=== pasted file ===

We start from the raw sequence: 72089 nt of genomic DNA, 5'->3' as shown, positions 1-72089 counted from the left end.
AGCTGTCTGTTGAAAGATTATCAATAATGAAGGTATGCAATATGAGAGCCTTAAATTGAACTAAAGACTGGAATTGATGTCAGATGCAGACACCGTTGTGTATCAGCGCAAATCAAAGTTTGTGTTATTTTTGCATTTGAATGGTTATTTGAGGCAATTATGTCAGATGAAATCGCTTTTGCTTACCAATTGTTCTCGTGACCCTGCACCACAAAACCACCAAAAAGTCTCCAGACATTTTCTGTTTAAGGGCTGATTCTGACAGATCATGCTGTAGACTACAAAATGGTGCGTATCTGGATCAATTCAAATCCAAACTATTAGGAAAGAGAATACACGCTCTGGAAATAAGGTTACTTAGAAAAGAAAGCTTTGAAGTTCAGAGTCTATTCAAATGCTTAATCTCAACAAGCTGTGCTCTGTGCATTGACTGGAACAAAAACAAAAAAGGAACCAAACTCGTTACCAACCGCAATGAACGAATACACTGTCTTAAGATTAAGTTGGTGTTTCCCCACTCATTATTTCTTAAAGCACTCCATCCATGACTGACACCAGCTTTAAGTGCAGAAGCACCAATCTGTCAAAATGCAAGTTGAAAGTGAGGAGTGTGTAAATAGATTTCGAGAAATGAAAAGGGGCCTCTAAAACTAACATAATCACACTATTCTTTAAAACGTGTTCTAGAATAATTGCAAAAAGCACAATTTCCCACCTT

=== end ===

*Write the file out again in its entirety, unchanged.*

We start from the raw sequence: 72089 nt of genomic DNA, 5'->3' as shown, positions 1-72089 counted from the left end.
AGCTGTCTGTTGAAAGATTATCAATAATGAAGGTATGCAATATGAGAGCCTTAAATTGAACTAAAGACTGGAATTGATGTCAGATGCAGACACCGTTGTGTATCAGCGCAAATCAAAGTTTGTGTTATTTTTGCATTTGAATGGTTATTTGAGGCAATTATGTCAGATGAAATCGCTTTTGCTTACCAATTGTTCTCGTGACCCTGCACCACAAAACCACCAAAAAGTCTCCAGACATTTTCTGTTTAAGGGCTGATTCTGACAGATCATGCTGTAGACTACAAAATGGTGCGTATCTGGATCAATTCAAATCCAAACTATTAGGAAAGAGAATACACGCTCTGGAAATAAGGTTACTTAGAAAAGAAAGCTTTGAAGTTCAGAGTCTATTCAAATGCTTAATCTCAACAAGCTGTGCTCTGTGCATTGACTGGAACAAAAACAAAAAAGGAACCAAACTCGTTACCAACCGCAATGAACGAATACACTGTCTTAAGATTAAGTTGGTGTTTCCCCACTCATTATTTCTTAAAGCACTCCATCCATGACTGACACCAGCTTTAAGTGCAGAAGCACCAATCTGTCAAAATGCAAGTTGAAAGTGAGGAGTGTGTAAATAGATTTCGAGAAATGAAAAGGGGCCTCTAAAACTAACATAATCACACTATTCTTTAAAACGTGTTCTAGAATAATTGCAAAAAGCACAATTTCCCACCTT